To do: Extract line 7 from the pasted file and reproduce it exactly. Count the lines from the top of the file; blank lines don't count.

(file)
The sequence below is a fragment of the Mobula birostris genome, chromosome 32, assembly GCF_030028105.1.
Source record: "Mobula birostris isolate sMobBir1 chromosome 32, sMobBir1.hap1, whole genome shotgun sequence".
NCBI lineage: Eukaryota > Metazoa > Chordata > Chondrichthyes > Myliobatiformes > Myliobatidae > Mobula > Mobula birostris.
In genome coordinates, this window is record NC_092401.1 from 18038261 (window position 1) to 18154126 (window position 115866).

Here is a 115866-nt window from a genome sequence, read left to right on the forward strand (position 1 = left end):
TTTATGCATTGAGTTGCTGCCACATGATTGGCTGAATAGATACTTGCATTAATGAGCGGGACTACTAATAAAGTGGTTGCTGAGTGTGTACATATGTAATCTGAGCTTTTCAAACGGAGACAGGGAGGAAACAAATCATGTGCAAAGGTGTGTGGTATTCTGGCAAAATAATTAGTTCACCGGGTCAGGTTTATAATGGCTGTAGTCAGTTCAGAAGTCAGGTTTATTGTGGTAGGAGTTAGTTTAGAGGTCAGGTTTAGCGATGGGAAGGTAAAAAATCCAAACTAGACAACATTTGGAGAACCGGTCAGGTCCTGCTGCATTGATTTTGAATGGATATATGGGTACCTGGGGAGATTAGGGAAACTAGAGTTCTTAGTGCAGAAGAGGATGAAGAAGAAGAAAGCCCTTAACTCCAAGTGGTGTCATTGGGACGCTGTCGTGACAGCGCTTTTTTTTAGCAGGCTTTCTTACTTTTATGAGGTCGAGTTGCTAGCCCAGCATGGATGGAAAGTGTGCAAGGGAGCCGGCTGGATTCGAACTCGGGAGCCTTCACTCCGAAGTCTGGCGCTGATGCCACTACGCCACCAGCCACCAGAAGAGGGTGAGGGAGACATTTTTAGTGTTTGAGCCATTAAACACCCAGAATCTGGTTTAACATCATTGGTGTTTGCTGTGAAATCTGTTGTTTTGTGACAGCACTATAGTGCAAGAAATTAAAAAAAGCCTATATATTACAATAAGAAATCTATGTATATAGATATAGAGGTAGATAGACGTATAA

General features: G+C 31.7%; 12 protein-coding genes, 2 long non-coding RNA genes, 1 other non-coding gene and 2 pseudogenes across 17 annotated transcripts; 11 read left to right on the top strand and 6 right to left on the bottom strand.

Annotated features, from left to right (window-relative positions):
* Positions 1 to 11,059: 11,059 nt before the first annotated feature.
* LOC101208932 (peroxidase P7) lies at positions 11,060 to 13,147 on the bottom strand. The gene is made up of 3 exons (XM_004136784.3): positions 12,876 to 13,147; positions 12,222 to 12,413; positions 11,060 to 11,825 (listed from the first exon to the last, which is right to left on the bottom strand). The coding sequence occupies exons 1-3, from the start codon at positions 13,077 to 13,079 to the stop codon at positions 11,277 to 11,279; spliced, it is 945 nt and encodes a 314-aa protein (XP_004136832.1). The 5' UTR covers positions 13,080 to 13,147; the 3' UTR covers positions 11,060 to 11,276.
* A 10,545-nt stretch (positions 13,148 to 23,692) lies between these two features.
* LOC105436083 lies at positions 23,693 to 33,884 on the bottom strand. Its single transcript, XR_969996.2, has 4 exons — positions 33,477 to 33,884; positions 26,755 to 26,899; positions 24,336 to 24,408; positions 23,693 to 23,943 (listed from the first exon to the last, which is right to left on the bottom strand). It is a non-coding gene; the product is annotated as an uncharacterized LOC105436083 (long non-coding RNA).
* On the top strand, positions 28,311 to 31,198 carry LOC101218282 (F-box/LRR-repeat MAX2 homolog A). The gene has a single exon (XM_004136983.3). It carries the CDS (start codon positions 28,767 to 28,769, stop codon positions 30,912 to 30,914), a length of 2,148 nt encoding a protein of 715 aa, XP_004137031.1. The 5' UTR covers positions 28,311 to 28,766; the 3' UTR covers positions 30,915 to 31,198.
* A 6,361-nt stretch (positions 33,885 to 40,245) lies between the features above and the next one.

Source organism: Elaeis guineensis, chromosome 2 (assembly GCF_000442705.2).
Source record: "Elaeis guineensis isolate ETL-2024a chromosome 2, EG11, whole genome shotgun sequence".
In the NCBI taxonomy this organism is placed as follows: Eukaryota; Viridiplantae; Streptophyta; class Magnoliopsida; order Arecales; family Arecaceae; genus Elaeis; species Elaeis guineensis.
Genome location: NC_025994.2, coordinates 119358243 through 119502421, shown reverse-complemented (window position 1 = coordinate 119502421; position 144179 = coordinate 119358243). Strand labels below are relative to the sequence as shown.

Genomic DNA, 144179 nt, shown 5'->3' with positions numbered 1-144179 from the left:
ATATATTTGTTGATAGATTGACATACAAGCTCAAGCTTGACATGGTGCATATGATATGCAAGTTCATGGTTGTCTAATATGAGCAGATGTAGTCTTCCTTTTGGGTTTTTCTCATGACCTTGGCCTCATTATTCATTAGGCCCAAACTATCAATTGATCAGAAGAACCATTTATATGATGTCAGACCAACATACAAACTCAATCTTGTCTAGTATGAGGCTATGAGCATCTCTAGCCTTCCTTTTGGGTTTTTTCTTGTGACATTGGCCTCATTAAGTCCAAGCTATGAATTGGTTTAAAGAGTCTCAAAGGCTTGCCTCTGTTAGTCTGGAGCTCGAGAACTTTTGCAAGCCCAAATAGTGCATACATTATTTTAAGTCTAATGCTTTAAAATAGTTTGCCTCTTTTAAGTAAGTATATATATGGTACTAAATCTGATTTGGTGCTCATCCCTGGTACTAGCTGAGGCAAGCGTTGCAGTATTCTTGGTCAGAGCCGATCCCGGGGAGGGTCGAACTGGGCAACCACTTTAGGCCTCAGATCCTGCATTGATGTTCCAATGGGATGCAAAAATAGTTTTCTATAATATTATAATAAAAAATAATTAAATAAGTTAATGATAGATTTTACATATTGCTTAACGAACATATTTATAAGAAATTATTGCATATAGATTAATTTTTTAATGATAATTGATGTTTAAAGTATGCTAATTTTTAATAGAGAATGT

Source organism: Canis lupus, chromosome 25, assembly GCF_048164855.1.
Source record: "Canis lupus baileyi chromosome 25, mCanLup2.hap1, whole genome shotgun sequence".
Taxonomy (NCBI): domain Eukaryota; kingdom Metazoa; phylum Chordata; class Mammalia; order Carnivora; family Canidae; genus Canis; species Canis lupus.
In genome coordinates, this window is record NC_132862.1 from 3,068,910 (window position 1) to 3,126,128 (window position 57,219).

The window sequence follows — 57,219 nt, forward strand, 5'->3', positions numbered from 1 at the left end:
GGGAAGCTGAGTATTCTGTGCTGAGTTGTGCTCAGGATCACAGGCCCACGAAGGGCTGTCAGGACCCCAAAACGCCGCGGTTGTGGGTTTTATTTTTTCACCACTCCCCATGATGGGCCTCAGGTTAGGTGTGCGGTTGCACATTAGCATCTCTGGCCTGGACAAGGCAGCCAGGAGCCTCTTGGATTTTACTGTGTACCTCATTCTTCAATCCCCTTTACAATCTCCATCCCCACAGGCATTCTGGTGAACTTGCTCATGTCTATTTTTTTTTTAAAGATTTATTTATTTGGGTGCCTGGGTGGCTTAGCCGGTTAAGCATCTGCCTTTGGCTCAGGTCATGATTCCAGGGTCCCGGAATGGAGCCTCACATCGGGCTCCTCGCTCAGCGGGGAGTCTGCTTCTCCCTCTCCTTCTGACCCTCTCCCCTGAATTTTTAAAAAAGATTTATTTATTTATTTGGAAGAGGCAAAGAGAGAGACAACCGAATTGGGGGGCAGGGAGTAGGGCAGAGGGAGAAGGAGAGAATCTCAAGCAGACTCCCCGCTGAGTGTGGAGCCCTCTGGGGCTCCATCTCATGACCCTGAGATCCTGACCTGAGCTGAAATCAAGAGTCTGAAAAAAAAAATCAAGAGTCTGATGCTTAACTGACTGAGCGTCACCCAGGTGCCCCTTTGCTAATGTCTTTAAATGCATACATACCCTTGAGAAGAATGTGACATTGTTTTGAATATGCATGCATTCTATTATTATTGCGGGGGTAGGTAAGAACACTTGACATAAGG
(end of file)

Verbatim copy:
General features: G+C 31.7%; 12 protein-coding genes, 2 long non-coding RNA genes, 1 other non-coding gene and 2 pseudogenes across 17 annotated transcripts; 11 read left to right on the top strand and 6 right to left on the bottom strand.